- The Trumat Hadeshen 251 writes that it is forbidden for a man to go in a wagon with his wife when she's a niddah if the purpose of their travel is pleasure. Rama YD 195:5 quotes this as the halacha. Igrot Moshe YD 2:83 explains that this restriction only meant to forbid going in a wagon for pleasure but walking together for a pleasure trip is permissible. Similarly, going in a car for a pleasure trip isn't like sitting on the same bench and is permitted even for pleasure.
- Aruch Hashulchan 195:20 writes that it isn't proper to go on a pleasure walk if one's wife when she's a niddah just like the Trumat Hadeshen and Rama forbade traveling in a wagon together for pleasure. Badei Hashulchan 195:93 agrees. Taharat Habayit v. 2 p. 144 writes that it is an unnecessary stringency but nonetheless one has to be careful not to speak endearing words and come to levity.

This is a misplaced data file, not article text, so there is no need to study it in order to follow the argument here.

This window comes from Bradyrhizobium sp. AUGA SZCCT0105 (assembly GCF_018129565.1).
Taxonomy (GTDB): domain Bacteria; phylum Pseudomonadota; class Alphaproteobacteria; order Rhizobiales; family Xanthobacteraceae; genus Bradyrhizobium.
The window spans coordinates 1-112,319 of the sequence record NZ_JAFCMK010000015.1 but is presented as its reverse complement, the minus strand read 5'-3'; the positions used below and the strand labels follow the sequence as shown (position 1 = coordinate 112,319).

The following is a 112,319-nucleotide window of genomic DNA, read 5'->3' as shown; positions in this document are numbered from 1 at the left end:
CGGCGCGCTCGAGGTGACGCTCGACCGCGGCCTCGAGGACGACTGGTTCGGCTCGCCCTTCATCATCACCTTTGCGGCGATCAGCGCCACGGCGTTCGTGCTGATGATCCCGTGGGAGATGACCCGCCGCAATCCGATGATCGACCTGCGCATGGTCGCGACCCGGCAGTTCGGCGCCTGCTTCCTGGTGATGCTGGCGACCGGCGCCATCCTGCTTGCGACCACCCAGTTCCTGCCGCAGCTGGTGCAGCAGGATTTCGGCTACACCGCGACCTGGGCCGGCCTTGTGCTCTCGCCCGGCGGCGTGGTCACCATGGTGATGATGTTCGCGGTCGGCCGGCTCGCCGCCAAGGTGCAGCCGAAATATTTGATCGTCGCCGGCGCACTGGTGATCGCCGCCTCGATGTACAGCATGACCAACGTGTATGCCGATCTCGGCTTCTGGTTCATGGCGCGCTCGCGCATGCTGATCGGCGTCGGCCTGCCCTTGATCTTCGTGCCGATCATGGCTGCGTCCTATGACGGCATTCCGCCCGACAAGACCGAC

- Taharat Yosef 3:31
- Shiurei Beracha (Yoreh Deah 15), Shayim She'al 2:38:43 says it's for Yirei Shamayim but see the footnotes in Shiurei Beracha, Kaf HaChaim (Palagi, 4:9), Ben Ish Chai (II Tzav 23 and Rav Pealim 3 YD 17), Rav Mordechai Eliyahu (Darkei Taharah 5:6), Tallelei Tohar 4:107 in the name of Rav Ben Tzion Abba Shaul.
- Torat HaTaharah (pg. 98), Taharat Yosef (3:7)
- Shitah Mikubeset (Ketubot 61 s.v. vekatvu, from Talmidei Rabbenu Yonah) explains that the reason it is forbidden for a man to pass something to his wife (and vice versa) when she is a niddah is because passing an object is like touching.